Before the evening of this day closed in, a most important change was effected in the condition of the Gallian Sea by the intervention of human agency. Notwithstanding the increasing cold, the sea, unruffled as it was by a breath of wind, still retained its liquid state. It is an established fact that water, under this condition of absolute stillness, will remain uncongealed at a temperature several degrees below zero, whilst experiment, at the same time, shows that a very slight shock will often be sufficient to convert it into solid ice. It had occurred to Servadac that if some communication could be opened with Gourbi Island, there would be a fine scope for hunting expeditions. Having this ultimate object in view, he assembled his little colony upon a projecting rock at the extremity of the promontory, and having called Nina and Pablo out to him in front, he said: "Now, Nina, do you think you could throw something into the sea?"
"I think I could," replied the child, "but I am sure that Pablo would throw it a great deal further than I can."
"Never mind, you shall try first."
Putting a fragment of ice into Nina's hand, he addressed himself to Pablo:
"Look out, Pablo; you shall see what a nice little fairy Nina is! Throw, Nina, throw, as hard as you can."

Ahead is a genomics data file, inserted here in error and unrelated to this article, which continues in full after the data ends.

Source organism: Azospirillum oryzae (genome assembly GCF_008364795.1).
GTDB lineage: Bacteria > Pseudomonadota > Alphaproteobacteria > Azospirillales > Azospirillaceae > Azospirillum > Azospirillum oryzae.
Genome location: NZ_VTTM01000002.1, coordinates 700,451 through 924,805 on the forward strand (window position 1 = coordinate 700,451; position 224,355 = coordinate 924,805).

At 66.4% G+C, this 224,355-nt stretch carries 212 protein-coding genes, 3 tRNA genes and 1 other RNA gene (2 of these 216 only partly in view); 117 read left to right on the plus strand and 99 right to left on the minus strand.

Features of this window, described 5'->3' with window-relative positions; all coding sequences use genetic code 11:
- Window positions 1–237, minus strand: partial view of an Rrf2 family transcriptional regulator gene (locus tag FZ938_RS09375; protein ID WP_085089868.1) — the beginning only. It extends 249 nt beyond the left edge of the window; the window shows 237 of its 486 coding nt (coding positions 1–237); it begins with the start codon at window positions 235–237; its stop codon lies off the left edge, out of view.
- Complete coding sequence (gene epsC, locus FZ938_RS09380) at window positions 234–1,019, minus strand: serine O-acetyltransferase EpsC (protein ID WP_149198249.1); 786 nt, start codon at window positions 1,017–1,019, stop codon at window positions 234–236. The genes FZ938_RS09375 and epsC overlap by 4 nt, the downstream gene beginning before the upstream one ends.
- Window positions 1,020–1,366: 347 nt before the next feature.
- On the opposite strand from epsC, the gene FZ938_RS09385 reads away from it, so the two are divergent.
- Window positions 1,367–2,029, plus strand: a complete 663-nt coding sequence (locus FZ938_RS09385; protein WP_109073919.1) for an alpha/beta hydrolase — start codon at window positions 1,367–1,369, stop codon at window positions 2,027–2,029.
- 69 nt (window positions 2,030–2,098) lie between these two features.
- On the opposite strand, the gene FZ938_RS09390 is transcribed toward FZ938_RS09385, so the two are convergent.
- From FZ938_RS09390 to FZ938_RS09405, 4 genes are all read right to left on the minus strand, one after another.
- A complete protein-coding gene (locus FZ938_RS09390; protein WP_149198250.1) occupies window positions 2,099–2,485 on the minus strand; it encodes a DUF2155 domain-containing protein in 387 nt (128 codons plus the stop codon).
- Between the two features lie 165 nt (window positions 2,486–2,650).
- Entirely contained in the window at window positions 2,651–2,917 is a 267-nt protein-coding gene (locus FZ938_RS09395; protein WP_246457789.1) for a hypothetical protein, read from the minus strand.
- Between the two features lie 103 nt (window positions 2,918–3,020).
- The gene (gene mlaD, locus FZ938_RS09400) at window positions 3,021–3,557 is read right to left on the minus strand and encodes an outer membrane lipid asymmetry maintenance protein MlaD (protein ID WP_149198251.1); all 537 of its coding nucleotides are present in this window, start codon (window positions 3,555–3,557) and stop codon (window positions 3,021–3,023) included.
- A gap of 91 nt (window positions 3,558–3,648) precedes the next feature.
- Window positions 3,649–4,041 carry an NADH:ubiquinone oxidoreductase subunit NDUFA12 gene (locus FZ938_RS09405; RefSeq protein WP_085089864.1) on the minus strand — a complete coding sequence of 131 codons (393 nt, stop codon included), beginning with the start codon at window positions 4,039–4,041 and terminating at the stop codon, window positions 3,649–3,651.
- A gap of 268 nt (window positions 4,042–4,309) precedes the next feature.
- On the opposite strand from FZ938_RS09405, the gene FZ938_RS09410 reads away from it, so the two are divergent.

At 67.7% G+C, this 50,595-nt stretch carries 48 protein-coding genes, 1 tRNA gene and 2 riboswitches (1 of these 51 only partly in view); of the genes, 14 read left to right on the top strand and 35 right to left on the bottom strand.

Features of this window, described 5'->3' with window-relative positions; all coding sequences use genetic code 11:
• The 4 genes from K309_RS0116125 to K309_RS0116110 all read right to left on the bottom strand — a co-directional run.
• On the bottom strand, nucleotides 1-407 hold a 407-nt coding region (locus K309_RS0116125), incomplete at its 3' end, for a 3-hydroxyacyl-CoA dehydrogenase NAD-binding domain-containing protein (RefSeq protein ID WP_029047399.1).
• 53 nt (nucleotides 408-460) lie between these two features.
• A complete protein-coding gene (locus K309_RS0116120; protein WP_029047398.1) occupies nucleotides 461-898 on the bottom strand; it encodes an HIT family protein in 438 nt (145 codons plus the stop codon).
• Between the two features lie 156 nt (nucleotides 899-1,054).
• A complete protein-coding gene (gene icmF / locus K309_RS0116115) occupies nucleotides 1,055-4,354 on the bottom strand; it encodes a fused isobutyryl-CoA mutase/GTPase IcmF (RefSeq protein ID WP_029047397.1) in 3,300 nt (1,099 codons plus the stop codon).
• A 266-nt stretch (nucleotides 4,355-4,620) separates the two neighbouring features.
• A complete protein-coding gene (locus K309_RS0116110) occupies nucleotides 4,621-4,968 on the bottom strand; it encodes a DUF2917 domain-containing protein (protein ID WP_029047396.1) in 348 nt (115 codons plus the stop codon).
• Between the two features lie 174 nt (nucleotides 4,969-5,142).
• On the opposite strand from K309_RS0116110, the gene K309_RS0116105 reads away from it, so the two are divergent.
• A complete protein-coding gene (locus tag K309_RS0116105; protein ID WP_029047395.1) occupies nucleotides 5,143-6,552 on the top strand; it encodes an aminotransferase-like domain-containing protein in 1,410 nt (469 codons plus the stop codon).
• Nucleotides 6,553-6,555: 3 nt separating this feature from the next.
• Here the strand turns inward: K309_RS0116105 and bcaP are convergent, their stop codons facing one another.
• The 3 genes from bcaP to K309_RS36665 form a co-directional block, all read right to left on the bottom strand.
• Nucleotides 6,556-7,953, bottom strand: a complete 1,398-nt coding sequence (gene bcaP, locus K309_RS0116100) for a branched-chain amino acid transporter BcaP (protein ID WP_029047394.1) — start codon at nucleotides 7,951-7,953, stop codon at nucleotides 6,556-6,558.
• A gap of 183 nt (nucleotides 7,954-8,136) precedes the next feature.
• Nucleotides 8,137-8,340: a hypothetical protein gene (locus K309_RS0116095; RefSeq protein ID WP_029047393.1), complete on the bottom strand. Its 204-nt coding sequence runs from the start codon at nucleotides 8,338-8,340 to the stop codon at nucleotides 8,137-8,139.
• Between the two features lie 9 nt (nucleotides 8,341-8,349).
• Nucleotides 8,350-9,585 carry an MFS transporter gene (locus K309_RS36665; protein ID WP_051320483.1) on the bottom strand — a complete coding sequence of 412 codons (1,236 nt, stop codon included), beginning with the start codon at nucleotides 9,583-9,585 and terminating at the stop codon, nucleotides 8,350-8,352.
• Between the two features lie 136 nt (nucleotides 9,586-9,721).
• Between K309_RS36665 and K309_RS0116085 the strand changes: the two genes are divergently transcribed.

Nina balanced the piece of ice two or three times in her hand, and threw it forward with all her strength.
A sudden thrill seemed to vibrate across the motionless waters to the distant horizon, and the Gallian Sea had become a solid sheet of ice!
When, three hours after sunset, on the 23d of March, the Gallian moon rose upon the western horizon, it was observed that she had entered upon her last quarter. She had taken only four days to pass from syzygy to quadrature, and it was consequently evident that she would be visible for little more than a week at a time, and that her lunation would be accomplished within sixteen days. The lunar months, like the solar days, had been diminished by one-half. Three days later the moon was in conjunction with the sun, and was consequently lost to view; Ben Zoof, as the first observer of the satellite, was extremely interested in its movements, and wondered whether it would ever reappear.